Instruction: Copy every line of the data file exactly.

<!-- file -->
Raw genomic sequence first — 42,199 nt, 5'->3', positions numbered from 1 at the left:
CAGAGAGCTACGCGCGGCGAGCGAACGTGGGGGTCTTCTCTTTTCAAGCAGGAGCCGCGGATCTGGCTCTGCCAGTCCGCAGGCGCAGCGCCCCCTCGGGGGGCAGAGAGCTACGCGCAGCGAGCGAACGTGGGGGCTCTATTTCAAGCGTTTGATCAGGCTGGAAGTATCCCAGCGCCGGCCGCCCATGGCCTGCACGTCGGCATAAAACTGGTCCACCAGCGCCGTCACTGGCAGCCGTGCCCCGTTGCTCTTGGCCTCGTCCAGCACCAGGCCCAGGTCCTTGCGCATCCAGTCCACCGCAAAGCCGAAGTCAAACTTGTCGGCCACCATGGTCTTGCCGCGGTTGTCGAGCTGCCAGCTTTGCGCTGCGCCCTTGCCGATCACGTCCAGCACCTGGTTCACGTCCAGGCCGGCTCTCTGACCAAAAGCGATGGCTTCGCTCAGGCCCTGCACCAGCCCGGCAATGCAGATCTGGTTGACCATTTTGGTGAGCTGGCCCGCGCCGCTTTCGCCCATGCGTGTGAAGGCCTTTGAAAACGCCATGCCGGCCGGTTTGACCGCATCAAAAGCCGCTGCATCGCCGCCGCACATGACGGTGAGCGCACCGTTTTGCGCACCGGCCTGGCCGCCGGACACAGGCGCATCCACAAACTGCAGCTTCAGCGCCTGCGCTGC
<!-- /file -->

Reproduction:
Raw genomic sequence first — 42,199 nt, 5'->3', positions numbered from 1 at the left:
CAGAGAGCTACGCGCGGCGAGCGAACGTGGGGGTCTTCTCTTTTCAAGCAGGAGCCGCGGATCTGGCTCTGCCAGTCCGCAGGCGCAGCGCCCCCTCGGGGGGCAGAGAGCTACGCGCAGCGAGCGAACGTGGGGGCTCTATTTCAAGCGTTTGATCAGGCTGGAAGTATCCCAGCGCCGGCCGCCCATGGCCTGCACGTCGGCATAAAACTGGTCCACCAGCGCCGTCACTGGCAGCCGTGCCCCGTTGCTCTTGGCCTCGTCCAGCACCAGGCCCAGGTCCTTGCGCATCCAGTCCACCGCAAAGCCGAAGTCAAACTTGTCGGCCACCATGGTCTTGCCGCGGTTGTCGAGCTGCCAGCTTTGCGCTGCGCCCTTGCCGATCACGTCCAGCACCTGGTTCACGTCCAGGCCGGCTCTCTGACCAAAAGCGATGGCTTCGCTCAGGCCCTGCACCAGCCCGGCAATGCAGATCTGGTTGACCATTTTGGTGAGCTGGCCCGCGCCGCTTTCGCCCATGCGTGTGAAGGCCTTTGAAAACGCCATGCCGGCCGGTTTGACCGCATCAAAAGCCGCTGCATCGCCGCCGCACATGACGGTGAGCGCACCGTTTTGCGCACCGGCCTGGCCGCCGGACACAGGCGCATCCACAAACTGCAGCTTCAGCGCCTGCGCTGC